- One line with two integers

For each test case, output one line containing `Case #x: y`

, where `x`

is the test case number (starting from 1) and `y`

is `YES`

if you can guarantee that you will become the Swordmaster (as described in the problem statement), or `NO`

otherwise.

- 1 ≤
**T**≤ 100. - 2 ≤
**N**≤ 1000. - 1 ≤
**P**≤ 1000. - 1 ≤
**Attacks**≤_{i}**P**, for all i. - 1 ≤
**Defenses**≤_{i}**P**, for all i. - 1 ≤
**A**<_{ij}**A**≤_{i(j+1)}**P**, for all i and j. - 1 ≤
**D**<_{ij}**D**≤_{i(j+1)}**P**, for all i and j. - The sum of all
**Attacks**+ the sum of all_{i}**Defenses**, over all i, does not exceed 50000._{i}

**A**= 1, for all i. (Attack 1 is known by all the duelists, including you.)_{i1}**D**= 1, for all i. (Defense 1 is known by all the duelists, including you.)_{i1}

No extra restrictions.

5 2 2 1 2 1 1 2 2 1 1 2 1 2 2 1 1 1 2 1 1 2 1 2 5 1 1 2 3 2 1 2 4 2 3 5 3 2 1 2 3 3 4 2 4 3 4 2 3 4 5 2 5 4 5 1 2 3 4 5 4 4 1 1 1 4 2 3 2 3 2 3 4 1 3 4 1 2 4 1 3 4 1 3 4

Case #1: NO Case #2: YES Case #3: NO Case #4: NO Case #5: YES

Note that the last four sample cases would not appear in Test set 1.

In Sample Case #1, as long as your opponent keeps choosing defense 1 and attack 1, you cannot win the duel. There is no guarantee that your opponent will ever choose attack 2 or choose not to use defense 1, so it is not possible to guarantee that you will become the Swordmaster.

In Sample Case #2, you know attack 1 and defense 2, and your (only) opponent knows attack 2 and defense 1. The following strategy is guaranteed to make you the Swordmaster:

- In your first duel, you must choose attack 1; the opponent may defend with defense 1. Then, the opponent must choose attack 2; you should choose defense 2.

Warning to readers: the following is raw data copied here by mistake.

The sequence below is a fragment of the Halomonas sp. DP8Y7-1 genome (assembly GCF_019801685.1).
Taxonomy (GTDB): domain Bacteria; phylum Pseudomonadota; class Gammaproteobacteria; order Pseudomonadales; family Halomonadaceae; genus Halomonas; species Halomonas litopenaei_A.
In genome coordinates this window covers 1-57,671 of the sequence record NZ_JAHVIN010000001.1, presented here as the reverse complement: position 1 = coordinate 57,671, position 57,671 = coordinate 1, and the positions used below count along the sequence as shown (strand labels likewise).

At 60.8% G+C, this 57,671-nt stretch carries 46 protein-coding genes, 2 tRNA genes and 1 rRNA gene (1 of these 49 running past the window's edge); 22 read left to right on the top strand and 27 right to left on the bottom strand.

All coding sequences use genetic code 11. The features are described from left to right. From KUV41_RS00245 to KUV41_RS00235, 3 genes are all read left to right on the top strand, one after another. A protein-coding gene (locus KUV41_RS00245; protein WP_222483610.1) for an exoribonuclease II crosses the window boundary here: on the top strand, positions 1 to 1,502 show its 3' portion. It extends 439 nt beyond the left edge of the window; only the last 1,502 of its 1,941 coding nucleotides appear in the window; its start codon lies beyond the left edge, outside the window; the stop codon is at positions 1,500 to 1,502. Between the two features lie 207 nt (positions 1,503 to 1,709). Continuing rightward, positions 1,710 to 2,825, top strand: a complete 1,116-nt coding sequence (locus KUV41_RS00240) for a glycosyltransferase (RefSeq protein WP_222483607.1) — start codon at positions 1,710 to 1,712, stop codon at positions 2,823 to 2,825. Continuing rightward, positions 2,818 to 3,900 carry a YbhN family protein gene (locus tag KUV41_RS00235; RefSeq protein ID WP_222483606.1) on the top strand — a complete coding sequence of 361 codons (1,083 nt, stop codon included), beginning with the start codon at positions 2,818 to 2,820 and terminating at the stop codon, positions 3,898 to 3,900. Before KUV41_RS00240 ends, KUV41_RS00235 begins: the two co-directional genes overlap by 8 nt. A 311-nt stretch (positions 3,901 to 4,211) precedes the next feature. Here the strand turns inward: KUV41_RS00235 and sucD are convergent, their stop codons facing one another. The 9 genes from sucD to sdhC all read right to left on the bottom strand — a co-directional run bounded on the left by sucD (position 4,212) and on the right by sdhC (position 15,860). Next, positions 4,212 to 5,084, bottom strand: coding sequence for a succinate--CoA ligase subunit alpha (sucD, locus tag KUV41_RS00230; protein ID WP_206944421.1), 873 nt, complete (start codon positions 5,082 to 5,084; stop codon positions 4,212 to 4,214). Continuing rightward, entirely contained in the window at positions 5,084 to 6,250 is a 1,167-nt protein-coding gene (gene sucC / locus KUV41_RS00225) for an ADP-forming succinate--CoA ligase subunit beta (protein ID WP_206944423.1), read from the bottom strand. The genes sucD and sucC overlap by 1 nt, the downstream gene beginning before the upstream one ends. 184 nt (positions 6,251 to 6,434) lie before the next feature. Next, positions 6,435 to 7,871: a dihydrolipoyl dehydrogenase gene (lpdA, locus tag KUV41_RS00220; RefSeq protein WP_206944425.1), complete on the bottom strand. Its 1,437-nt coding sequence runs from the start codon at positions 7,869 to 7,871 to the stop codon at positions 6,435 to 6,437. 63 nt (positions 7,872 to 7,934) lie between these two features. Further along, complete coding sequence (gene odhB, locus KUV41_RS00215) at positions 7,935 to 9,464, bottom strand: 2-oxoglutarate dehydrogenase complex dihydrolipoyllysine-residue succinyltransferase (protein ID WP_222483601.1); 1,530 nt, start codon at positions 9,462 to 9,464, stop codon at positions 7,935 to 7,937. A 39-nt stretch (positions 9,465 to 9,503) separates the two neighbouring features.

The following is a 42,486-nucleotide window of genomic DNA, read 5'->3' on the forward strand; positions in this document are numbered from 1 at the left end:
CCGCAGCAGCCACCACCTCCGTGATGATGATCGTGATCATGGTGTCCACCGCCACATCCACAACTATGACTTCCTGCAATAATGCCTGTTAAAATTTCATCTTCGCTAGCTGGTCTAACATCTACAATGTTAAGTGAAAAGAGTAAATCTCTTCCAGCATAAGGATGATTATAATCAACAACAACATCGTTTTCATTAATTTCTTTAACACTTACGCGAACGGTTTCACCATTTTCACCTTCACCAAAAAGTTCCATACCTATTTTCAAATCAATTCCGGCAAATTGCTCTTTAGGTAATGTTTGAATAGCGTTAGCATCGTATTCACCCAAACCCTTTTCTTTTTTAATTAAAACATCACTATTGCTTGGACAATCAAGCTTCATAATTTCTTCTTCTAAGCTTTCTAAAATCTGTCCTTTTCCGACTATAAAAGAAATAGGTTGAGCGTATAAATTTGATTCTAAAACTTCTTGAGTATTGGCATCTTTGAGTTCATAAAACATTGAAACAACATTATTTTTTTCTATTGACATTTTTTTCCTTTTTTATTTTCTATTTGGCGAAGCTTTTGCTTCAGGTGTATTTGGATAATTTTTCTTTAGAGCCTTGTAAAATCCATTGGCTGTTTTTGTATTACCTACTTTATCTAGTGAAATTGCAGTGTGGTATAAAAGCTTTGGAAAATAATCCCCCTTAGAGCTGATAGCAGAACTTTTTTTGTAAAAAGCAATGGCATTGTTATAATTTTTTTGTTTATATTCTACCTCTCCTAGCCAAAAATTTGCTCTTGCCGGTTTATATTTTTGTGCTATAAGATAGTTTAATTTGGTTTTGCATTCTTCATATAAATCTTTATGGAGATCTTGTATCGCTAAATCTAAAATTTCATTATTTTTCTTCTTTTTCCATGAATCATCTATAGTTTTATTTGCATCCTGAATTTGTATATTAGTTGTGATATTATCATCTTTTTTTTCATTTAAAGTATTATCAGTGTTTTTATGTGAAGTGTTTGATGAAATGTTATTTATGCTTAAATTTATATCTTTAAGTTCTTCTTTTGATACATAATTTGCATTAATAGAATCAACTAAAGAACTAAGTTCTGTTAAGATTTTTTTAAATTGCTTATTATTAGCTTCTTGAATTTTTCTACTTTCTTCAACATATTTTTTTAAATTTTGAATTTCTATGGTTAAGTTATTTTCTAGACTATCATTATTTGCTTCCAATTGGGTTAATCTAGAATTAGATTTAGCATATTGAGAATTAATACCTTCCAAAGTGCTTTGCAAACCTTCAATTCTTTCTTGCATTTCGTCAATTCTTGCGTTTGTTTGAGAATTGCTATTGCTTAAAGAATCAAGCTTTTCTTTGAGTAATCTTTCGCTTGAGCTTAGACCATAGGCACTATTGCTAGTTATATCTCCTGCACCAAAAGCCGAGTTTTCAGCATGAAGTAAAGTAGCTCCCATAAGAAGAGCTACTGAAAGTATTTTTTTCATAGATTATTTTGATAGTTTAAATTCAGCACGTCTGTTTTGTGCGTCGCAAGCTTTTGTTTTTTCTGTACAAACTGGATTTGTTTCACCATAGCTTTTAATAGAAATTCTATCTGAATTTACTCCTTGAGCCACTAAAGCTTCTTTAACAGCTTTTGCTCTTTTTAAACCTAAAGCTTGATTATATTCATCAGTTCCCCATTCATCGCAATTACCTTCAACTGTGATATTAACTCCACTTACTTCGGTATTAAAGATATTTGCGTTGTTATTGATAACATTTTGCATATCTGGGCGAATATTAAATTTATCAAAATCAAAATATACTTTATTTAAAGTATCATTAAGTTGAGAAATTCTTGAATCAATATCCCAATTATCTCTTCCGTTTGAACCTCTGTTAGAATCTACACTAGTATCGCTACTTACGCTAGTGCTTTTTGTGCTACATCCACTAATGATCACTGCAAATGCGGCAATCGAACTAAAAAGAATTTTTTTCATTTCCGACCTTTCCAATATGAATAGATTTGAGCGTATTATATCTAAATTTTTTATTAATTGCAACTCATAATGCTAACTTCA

- If the opponent did not defend, then you won and you are now the Swordmaster.
- Otherwise, you do not win, but you learn attack 2 and defense 1 afterward. Then, start a second duel with that opponent. This time, choose attack 2; the opponent cannot defend against it. Once again, the opponent must choose attack 2; you should choose defense 2. You have won and you are now the Swordmaster.

In Sample Case #3, in your first duel, if your opponent always chooses attack 4, you will never be able to defend, since nobody knows the defense to that attack. So, there is no way for you to ever become the swordmaster. Note that there can be attacks and/or defenses that exist in the world, but are not known by any of the duelists in this problem.

In Sample Case #4, there is an opponent that knows every defense, so you cannot guarantee that you will ever win against them (they would have to be nice and not defend!)

Here is one guaranteed winning strategy for Sample Case #5:

- Duel the first opponent. You must choose attack 1, and they cannot defend. We will proceed assuming that they choose attack 2. (If they choose attack 3, an isomorphic strategy will work.) You cannot defend, and you do not win the duel, but you learn attack 2.
- Duel the third opponent, and use attack 2 and defense 4 for a guaranteed win. You learn attack 4 (which you will never use) and defenses 1 and 3.
- Duel the second opponent, and use attack 2. You are guaranteed to learn defense 2: either the opponent will use it against you, or they will not use it and you will win (and learn all of their attacks and defenses).
- Duel the first opponent again, and choose attack 1. Now, whichever attack they use, you can defend, and you win. You learn attack 3.
- Duel the second opponent again, using attack 3, if you did not already win against them before.

Contest > Google > Code Jam > Google Code Jam 2018 > World Finals D번

- 예제는 채점하지 않는다.